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Medical Therapy Versus Radiofrequency Endometrial Ablation in the Initial Treatment of Menorrhagia (iTOM)

This study has been completed.
Hologic, Inc.
Information provided by (Responsible Party):
Abimbola Famuyide, Mayo Clinic Identifier:
First received: July 9, 2010
Last updated: January 7, 2016
Last verified: January 2016

Excessive menstrual loss (menorrhagia) is a common condition that affects women of reproductive age, and can result in anemia, chronic fatigue and lost wages from work. The traditional first line management involves treatment with oral contraceptives or non-steroidal anti-inflammatory agents. Many women ultimately undergo hysterectomy, a major operative procedure associated with increased costs, loss of feeling of womanhood, debilitating complications and on rare occasions, death.

The newer global endometrial ablation (GEA) devices allow the destruction of the endometrial lining, without the removal of the uterus, in an ambulatory surgery setting. GEA offers a safe and effective alternative to hysterectomy with minimal risks and without unpleasant side-effects.

Presently, global endometrial ablation is offered as an alternative to hysterectomy, after medical intervention has failed. This study will determine the role of global endometrial ablation in the initial management of menorrhagia. Women seeking treatment for menorrhagia will be randomized to either the medical treatment arm or the global endometrial ablation arm.

This study will be the first to compare clinical efficacy and costs between oral contraceptive pills and global endometrial ablation in the initial management of menorrhagia and could potentially change the management of menorrhagia and impact millions of women who suffer from this condition.

Condition Intervention Phase
Drug: Estradiol 30 mcg / Levonorgestrel 150 mcg monophasic oral contraceptive pills
Drug: Naproxen sodium pills
Device: Nova Sure Radiofrequency Endometrial Ablation
Phase 4

Study Type: Interventional
Study Design: Allocation: Randomized
Endpoint Classification: Efficacy Study
Intervention Model: Parallel Assignment
Masking: Open Label
Primary Purpose: Treatment
Official Title: A Prospective Randomized Trial of Medical Therapy Versus Radiofrequency Endometrial Ablation in the Initial Treatment of Menorrhagia: Treatment Outcomes and Cost Utility Analysis

Resource links provided by NLM:

Further study details as provided by Mayo Clinic:

Primary Outcome Measures:
  • Efficacy of Treatment Outcomes [ Time Frame: Measured at 12 months following initial treatment ] [ Designated as safety issue: No ]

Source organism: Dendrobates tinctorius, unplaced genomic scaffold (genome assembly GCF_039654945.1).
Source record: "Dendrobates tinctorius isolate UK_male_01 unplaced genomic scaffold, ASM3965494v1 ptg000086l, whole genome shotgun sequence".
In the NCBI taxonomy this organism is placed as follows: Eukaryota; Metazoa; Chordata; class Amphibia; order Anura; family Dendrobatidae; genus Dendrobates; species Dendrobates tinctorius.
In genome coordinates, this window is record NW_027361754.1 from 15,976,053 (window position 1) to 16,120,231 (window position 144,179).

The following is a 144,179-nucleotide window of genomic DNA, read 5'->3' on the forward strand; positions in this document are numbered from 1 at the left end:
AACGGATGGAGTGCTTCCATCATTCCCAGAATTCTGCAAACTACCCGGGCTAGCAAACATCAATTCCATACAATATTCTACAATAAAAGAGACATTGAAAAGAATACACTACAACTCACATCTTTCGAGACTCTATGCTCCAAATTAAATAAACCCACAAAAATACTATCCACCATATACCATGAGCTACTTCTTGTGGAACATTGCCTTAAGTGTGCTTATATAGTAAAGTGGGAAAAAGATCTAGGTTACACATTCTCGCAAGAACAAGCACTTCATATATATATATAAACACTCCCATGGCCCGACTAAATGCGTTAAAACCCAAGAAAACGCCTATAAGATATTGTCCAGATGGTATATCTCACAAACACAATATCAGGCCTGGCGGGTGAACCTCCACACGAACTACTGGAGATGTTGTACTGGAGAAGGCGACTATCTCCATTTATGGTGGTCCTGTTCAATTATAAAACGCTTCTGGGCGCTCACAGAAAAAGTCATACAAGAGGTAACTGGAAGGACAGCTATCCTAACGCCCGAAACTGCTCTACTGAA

1. Menstrual blood loss (MBL) as measured by pictorial blood loss assessment chart (PBLAC).
    2. Patients' satisfaction rates and health related Quality of Life (using SF-12 and menorrhagia specific questionnaire).
    3. Time to failure of treatment (failure is defined as hysterectomy or ablation using a Cox proportional hazard model).
    4. Hemoglobin and Ferritin levels pre and post-treatment
    5. Severity of dysmenorrhea symptoms (using Dysmenorrhea Score) and Premenstrual Syndrome (using PMS-Diary)

Secondary Outcome Measures:
  • Economic Outcomes [ Time Frame: Measured at 12 months following initial treatment ] [ Designated as safety issue: No ]
    1. Disease-specific direct medical costs
    2. Patient and indirect costs (sanitary product use and lost workdays)
    3. Total costs (direct medical costs, patient costs, as well as indirect costs associated with lost workdays or limited abilities).
    4. Incremental mean cost per quality-adjusted life year gained for ablation compared with medical therapy using a preference based measure of health derived from the SF-12®

Enrollment: 67
Study Start Date: August 2009
Study Completion Date: October 2015
Primary Completion Date: September 2015 (Final data collection date for primary outcome measure)
Arms Assigned Interventions
Active Comparator: Medical Therapy
Subjects will be prescribed monthly packets of 30-microgram estradiol/150mcg levonorgestrel monophasic oral contraceptive pills (Nordette®). Subjects who are unable to tolerate oral contraceptive pills or are unwilling to take oral contraceptive pills will be prescribed naproxen sodium pills. The latter will be administered as follows; 500mg with onset of menses, then 250mg three times daily for the duration of the menses (or maximum of five days).
Drug: Estradiol 30 mcg / Levonorgestrel 150 mcg monophasic oral contraceptive pills
Each packet consists of a fixed dose of 30 mcg estradiol and a 150 mcg dose of levonorgestrel for the first 21 days of the cycle, followed by a 7 day pill free period. Subjects will be instructed to administer the pills orally, starting 5 days after the start of menstrual blood flow, continuing cyclically, thus allowing for withdrawal bleeding after the 21 day pill cycle.
Other Name: (Nordette®)
Drug: Naproxen sodium pills